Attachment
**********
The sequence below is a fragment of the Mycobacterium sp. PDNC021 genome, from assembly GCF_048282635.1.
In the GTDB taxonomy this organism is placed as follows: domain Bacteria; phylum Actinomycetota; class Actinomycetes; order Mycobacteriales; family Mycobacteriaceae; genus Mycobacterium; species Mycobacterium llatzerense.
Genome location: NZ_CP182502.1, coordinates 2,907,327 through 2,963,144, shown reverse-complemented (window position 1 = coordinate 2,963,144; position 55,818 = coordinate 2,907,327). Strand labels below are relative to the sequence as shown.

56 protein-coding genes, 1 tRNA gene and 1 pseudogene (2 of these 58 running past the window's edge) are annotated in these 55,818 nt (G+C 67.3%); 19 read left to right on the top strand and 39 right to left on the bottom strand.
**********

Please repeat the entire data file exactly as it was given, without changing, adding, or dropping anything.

The sequence below is a fragment of the Mycobacterium sp. PDNC021 genome, from assembly GCF_048282635.1.
In the GTDB taxonomy this organism is placed as follows: domain Bacteria; phylum Actinomycetota; class Actinomycetes; order Mycobacteriales; family Mycobacteriaceae; genus Mycobacterium; species Mycobacterium llatzerense.
Genome location: NZ_CP182502.1, coordinates 2,907,327 through 2,963,144, shown reverse-complemented (window position 1 = coordinate 2,963,144; position 55,818 = coordinate 2,907,327). Strand labels below are relative to the sequence as shown.

56 protein-coding genes, 1 tRNA gene and 1 pseudogene (2 of these 58 running past the window's edge) are annotated in these 55,818 nt (G+C 67.3%); 19 read left to right on the top strand and 39 right to left on the bottom strand.